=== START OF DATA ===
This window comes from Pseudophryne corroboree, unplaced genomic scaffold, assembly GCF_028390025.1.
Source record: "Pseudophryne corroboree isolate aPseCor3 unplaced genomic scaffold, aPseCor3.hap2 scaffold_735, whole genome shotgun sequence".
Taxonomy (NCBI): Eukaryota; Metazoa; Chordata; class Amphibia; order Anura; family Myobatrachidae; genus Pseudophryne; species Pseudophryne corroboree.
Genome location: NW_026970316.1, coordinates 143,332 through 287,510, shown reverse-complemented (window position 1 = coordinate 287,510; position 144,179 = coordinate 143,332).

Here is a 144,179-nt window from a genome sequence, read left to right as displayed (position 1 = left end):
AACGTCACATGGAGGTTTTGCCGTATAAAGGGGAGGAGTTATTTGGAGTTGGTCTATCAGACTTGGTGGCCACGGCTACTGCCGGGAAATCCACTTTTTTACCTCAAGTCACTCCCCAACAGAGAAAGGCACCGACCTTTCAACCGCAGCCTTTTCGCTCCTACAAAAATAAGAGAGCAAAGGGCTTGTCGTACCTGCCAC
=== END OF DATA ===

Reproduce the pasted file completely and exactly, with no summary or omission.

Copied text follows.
This window comes from Pseudophryne corroboree, unplaced genomic scaffold, assembly GCF_028390025.1.
Source record: "Pseudophryne corroboree isolate aPseCor3 unplaced genomic scaffold, aPseCor3.hap2 scaffold_735, whole genome shotgun sequence".
Taxonomy (NCBI): Eukaryota; Metazoa; Chordata; class Amphibia; order Anura; family Myobatrachidae; genus Pseudophryne; species Pseudophryne corroboree.
Genome location: NW_026970316.1, coordinates 143,332 through 287,510, shown reverse-complemented (window position 1 = coordinate 287,510; position 144,179 = coordinate 143,332).

Here is a 144,179-nt window from a genome sequence, read left to right as displayed (position 1 = left end):
AACGTCACATGGAGGTTTTGCCGTATAAAGGGGAGGAGTTATTTGGAGTTGGTCTATCAGACTTGGTGGCCACGGCTACTGCCGGGAAATCCACTTTTTTACCTCAAGTCACTCCCCAACAGAGAAAGGCACCGACCTTTCAACCGCAGCCTTTTCGCTCCTACAAAAATAAGAGAGCAAAGGGCTTGTCGTACCTGCCAC